Heidi Montag part 2
So, Ms. Montag’s surgical escapades bring up interesting questions for doctors and patients. Her plastic surgeon went on TV after the negative media stories started coming out in force and said that people get multiple plastic surgeries at once all the time and this is nothing extraordinary. I agree with that. He also said that she had a rational understanding of what she wanted him to do and that she felt that these procedures would help her career. He characterized it as a business decision on her part. He said that he did extensive psychological testing on her and she does not have body dysmorphic disorder or an addiction to plastic surgery. Anyway, these are all elective procedures and people do it because they want to, not because they have to.
I do have a bit of a problem with this line of reasoning.
He is absolving the surgeon of responsibility in the plastic surgery decision making process. As long as the patient is not floridly crazy, the plastic surgeon is ethically OK to do anything the patient wants and can afford. Plastic surgeons and all aesthetic physicians are already walking on the edge between doctor and luxury salesman. If we are just technicians providing a specialized service to any who are willing to pay (assuming they are not foaming at the mouth lunatics), then we should be willing to abandon the title of physician.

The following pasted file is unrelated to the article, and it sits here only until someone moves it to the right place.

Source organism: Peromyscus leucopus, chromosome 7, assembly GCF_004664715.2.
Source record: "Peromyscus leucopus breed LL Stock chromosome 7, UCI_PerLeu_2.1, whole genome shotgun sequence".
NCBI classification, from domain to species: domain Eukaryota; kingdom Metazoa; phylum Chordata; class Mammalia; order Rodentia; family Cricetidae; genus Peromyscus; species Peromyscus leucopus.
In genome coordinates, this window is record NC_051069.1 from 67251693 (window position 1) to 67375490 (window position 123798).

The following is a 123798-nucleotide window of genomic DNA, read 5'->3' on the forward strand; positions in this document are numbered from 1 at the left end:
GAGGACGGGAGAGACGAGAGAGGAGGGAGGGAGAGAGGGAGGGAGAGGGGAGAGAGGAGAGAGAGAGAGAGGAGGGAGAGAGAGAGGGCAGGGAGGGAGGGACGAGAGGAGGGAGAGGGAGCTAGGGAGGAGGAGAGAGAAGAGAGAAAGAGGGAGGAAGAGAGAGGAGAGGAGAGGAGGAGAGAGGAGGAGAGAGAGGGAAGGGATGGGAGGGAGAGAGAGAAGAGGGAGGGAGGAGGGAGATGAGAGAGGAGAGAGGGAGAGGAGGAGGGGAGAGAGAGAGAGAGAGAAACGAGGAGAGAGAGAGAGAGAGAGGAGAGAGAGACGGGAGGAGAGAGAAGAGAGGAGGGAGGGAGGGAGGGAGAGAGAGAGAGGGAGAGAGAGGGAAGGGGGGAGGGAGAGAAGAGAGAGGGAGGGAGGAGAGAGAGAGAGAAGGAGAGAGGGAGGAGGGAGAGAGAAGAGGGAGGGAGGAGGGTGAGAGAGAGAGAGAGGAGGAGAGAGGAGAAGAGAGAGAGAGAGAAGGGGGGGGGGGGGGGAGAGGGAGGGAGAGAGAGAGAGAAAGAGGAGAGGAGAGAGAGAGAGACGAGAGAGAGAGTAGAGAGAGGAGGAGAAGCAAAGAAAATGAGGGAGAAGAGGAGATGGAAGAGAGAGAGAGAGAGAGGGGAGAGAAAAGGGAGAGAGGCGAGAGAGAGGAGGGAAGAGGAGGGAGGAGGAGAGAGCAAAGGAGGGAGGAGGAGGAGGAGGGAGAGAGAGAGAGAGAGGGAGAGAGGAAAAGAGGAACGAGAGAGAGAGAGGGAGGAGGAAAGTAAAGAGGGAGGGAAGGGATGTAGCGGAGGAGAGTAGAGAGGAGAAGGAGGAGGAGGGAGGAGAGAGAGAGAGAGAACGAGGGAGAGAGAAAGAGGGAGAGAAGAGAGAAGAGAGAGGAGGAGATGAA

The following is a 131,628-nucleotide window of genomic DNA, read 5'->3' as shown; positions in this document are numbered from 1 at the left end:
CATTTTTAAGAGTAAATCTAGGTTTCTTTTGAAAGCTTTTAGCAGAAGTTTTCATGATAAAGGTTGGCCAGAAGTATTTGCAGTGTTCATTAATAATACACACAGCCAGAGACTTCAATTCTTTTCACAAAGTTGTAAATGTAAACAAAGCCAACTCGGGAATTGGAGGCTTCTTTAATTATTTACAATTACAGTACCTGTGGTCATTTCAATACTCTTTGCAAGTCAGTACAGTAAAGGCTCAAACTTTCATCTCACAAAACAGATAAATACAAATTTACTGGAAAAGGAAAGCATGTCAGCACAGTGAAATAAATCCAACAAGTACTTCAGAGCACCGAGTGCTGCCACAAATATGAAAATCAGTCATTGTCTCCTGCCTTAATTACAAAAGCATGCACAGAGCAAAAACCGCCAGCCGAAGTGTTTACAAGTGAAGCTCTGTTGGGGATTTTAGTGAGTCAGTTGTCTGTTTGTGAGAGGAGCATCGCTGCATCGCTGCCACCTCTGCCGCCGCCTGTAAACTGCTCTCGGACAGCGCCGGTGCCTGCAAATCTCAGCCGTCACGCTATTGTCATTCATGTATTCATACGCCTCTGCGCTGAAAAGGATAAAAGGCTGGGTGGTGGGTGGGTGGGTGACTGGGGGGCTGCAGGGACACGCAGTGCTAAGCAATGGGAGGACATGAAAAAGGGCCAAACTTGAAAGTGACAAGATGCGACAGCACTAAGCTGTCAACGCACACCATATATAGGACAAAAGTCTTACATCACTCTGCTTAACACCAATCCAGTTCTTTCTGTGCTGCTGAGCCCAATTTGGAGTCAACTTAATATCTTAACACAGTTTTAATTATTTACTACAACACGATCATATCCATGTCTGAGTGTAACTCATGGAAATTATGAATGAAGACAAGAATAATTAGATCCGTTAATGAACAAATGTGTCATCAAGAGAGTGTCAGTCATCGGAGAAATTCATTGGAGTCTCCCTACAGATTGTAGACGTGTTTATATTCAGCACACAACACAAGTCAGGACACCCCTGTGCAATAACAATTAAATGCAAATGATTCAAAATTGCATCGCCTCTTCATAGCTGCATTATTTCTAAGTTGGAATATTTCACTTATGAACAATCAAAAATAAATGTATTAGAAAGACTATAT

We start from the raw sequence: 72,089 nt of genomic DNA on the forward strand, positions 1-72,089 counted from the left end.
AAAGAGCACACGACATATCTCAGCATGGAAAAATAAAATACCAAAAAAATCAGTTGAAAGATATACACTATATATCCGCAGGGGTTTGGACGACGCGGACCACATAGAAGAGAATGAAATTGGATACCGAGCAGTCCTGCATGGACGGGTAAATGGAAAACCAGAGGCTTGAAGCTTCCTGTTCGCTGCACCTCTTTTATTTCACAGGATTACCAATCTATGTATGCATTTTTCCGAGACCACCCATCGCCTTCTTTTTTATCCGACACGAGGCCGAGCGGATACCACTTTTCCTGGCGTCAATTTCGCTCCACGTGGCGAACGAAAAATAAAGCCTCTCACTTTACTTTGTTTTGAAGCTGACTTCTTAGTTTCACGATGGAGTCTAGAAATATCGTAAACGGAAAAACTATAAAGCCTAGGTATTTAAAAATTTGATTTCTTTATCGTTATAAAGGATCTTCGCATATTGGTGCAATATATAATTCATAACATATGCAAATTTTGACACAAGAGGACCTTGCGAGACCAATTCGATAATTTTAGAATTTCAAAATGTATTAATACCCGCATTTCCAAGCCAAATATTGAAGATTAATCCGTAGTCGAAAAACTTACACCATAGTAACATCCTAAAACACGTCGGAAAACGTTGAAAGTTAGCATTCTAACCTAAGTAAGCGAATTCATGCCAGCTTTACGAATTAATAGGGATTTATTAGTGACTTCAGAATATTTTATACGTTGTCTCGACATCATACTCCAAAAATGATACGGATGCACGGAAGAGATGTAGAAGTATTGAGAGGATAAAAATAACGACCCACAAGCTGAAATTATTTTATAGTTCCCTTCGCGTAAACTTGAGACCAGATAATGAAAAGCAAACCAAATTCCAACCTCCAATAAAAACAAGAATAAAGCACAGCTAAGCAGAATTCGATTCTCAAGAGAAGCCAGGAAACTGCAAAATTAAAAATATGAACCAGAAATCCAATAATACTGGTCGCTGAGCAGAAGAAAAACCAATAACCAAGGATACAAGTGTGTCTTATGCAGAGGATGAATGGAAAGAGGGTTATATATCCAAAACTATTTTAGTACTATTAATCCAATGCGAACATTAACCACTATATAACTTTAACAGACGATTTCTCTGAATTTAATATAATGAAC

And that is fine for those willing to do that.
The consequences of that kind of attitude would, of course, be disastrous for public relations. Plastic surgeons are already seen as remorseless vultures preying on the insecurities of their patients.
As an aesthetic physician, I can sleep with an unwrinkled brow only if I feel that I am in no way harming my patients. I realize that I am not saving lives, relieving pain (except for migraines and teeth grinding – to be precise) or bringing new lives into this world. But if I am helping people feel good about themselves in small ways without significant risk, I am happy with what I do.
And this is what is missing in Dr. Ryan’s argument. It’s not that he did 10 procedures at once. It’s that he did them on a 23 year old girl who is under the delusion that these procedures will make her a star. Everything we do in medicine involves a risk to benefit calculation. Life threatening cancer warrants the considerable risk of a 10 hour surgery. This clearly does not. Aside from the anesthesia risk of a lengthly operation, doing these procedures so early exposes her to complications many years later as her features change with time. For example, doing a second rhinoplasty for what this surgeon admits to be a very minor cosmetic defect means that the tissues of her nose are much more scarred than before. Scar tissue behaves unpredictably over time. As she ages, her nose will probably start to look more and more bizarre as the scar tissue deforms the natural aging changes of her tissues. As her skin thins with time (and I mean when she is 40, not 70), the scar tissue will become more visible and the contours of her nose will become more asymmetric and irregular. I see this in my clinic on a daily basis. Sometimes I can help by filling in the irregularities, and sometimes I can’t.
to be continued